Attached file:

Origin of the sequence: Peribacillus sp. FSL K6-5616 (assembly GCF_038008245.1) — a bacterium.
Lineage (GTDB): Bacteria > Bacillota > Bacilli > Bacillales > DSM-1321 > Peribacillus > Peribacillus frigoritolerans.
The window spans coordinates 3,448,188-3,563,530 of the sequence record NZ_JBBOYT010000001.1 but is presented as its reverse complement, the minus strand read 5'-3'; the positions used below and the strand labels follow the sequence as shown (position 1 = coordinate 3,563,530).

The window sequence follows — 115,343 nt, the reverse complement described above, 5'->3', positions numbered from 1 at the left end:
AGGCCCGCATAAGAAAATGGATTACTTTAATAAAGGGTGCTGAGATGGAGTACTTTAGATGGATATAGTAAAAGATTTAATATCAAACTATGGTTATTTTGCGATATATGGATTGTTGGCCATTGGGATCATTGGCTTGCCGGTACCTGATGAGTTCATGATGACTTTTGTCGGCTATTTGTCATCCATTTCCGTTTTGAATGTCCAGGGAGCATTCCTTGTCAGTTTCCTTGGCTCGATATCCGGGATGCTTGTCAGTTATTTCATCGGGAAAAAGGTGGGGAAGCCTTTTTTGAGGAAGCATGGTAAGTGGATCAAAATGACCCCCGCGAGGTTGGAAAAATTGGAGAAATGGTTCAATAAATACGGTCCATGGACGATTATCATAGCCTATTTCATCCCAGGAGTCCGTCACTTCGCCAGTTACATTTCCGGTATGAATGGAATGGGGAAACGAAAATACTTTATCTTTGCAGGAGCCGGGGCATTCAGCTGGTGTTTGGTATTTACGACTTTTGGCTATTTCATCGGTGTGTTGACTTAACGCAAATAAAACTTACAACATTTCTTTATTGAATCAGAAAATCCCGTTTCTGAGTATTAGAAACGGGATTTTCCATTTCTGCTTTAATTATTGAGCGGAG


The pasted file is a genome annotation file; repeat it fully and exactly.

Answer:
Origin of the sequence: Peribacillus sp. FSL K6-5616 (assembly GCF_038008245.1) — a bacterium.
Lineage (GTDB): Bacteria > Bacillota > Bacilli > Bacillales > DSM-1321 > Peribacillus > Peribacillus frigoritolerans.
The window spans coordinates 3,448,188-3,563,530 of the sequence record NZ_JBBOYT010000001.1 but is presented as its reverse complement, the minus strand read 5'-3'; the positions used below and the strand labels follow the sequence as shown (position 1 = coordinate 3,563,530).

The window sequence follows — 115,343 nt, the reverse complement described above, 5'->3', positions numbered from 1 at the left end:
AGGCCCGCATAAGAAAATGGATTACTTTAATAAAGGGTGCTGAGATGGAGTACTTTAGATGGATATAGTAAAAGATTTAATATCAAACTATGGTTATTTTGCGATATATGGATTGTTGGCCATTGGGATCATTGGCTTGCCGGTACCTGATGAGTTCATGATGACTTTTGTCGGCTATTTGTCATCCATTTCCGTTTTGAATGTCCAGGGAGCATTCCTTGTCAGTTTCCTTGGCTCGATATCCGGGATGCTTGTCAGTTATTTCATCGGGAAAAAGGTGGGGAAGCCTTTTTTGAGGAAGCATGGTAAGTGGATCAAAATGACCCCCGCGAGGTTGGAAAAATTGGAGAAATGGTTCAATAAATACGGTCCATGGACGATTATCATAGCCTATTTCATCCCAGGAGTCCGTCACTTCGCCAGTTACATTTCCGGTATGAATGGAATGGGGAAACGAAAATACTTTATCTTTGCAGGAGCCGGGGCATTCAGCTGGTGTTTGGTATTTACGACTTTTGGCTATTTCATCGGTGTGTTGACTTAACGCAAATAAAACTTACAACATTTCTTTATTGAATCAGAAAATCCCGTTTCTGAGTATTAGAAACGGGATTTTCCATTTCTGCTTTAATTATTGAGCGGAG